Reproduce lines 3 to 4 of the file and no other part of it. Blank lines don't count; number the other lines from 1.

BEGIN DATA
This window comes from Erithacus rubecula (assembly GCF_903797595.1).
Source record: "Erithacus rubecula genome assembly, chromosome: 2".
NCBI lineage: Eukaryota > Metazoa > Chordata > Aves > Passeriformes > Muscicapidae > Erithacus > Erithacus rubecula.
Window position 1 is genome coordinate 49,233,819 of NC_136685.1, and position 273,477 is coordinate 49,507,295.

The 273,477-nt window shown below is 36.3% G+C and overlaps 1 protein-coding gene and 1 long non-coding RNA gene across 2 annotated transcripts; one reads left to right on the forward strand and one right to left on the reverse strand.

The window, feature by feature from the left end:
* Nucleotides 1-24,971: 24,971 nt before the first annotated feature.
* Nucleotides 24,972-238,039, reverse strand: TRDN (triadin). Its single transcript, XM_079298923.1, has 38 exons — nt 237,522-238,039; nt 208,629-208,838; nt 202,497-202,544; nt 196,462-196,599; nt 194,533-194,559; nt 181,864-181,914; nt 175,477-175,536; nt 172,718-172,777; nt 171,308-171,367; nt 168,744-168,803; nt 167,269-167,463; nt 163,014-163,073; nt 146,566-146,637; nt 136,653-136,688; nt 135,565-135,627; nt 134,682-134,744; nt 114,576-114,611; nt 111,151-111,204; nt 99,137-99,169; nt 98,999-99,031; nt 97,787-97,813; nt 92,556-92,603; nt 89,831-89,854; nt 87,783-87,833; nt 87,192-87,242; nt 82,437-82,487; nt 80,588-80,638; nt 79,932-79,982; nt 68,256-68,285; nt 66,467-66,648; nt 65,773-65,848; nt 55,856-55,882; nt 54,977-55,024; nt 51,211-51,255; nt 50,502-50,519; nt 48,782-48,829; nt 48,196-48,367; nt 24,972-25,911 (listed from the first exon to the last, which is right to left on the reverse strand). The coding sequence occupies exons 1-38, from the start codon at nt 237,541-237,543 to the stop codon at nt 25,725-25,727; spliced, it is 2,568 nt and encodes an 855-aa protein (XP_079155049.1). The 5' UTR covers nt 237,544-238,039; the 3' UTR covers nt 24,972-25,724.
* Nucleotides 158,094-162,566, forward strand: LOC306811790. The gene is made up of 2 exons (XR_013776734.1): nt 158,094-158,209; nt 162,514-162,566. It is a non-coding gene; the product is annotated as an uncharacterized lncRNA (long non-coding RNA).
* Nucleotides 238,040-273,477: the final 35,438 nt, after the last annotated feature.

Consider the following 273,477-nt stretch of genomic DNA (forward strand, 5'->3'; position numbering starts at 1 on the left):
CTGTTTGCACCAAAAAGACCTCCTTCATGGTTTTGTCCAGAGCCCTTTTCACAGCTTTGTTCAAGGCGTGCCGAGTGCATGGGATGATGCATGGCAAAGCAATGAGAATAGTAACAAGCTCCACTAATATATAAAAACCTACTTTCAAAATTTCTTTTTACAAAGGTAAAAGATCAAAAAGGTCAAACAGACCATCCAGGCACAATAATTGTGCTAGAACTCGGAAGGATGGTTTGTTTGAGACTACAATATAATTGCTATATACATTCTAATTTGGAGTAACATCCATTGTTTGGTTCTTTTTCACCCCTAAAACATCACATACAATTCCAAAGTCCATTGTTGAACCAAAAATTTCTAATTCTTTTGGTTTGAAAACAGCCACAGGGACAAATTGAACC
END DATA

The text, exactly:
NCBI lineage: Eukaryota > Metazoa > Chordata > Aves > Passeriformes > Muscicapidae > Erithacus > Erithacus rubecula.
Window position 1 is genome coordinate 49,233,819 of NC_136685.1, and position 273,477 is coordinate 49,507,295.